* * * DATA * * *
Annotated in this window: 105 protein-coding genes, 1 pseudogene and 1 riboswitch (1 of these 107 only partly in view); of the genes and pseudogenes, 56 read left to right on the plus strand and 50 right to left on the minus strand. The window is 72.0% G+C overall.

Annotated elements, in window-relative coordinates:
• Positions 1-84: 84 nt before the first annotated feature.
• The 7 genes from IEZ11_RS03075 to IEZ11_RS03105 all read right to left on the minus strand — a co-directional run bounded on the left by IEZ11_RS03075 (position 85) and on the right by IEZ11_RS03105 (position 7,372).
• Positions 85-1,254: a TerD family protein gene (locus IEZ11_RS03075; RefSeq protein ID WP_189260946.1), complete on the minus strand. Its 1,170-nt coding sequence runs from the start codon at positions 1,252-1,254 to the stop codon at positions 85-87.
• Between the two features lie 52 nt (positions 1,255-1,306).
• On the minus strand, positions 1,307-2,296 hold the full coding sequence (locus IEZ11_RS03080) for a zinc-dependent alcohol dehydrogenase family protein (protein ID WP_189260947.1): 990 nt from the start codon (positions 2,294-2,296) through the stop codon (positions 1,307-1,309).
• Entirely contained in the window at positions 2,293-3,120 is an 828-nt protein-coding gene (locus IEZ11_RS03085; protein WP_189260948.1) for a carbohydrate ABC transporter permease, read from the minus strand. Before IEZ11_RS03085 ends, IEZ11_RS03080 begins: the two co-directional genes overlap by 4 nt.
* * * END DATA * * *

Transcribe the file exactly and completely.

Annotated in this window: 105 protein-coding genes, 1 pseudogene and 1 riboswitch (1 of these 107 only partly in view); of the genes and pseudogenes, 56 read left to right on the plus strand and 50 right to left on the minus strand. The window is 72.0% G+C overall.

Annotated elements, in window-relative coordinates:
• Positions 1-84: 84 nt before the first annotated feature.
• The 7 genes from IEZ11_RS03075 to IEZ11_RS03105 all read right to left on the minus strand — a co-directional run bounded on the left by IEZ11_RS03075 (position 85) and on the right by IEZ11_RS03105 (position 7,372).
• Positions 85-1,254: a TerD family protein gene (locus IEZ11_RS03075; RefSeq protein ID WP_189260946.1), complete on the minus strand. Its 1,170-nt coding sequence runs from the start codon at positions 1,252-1,254 to the stop codon at positions 85-87.
• Between the two features lie 52 nt (positions 1,255-1,306).
• On the minus strand, positions 1,307-2,296 hold the full coding sequence (locus IEZ11_RS03080) for a zinc-dependent alcohol dehydrogenase family protein (protein ID WP_189260947.1): 990 nt from the start codon (positions 2,294-2,296) through the stop codon (positions 1,307-1,309).
• Entirely contained in the window at positions 2,293-3,120 is an 828-nt protein-coding gene (locus IEZ11_RS03085; protein WP_189260948.1) for a carbohydrate ABC transporter permease, read from the minus strand. Before IEZ11_RS03085 ends, IEZ11_RS03080 begins: the two co-directional genes overlap by 4 nt.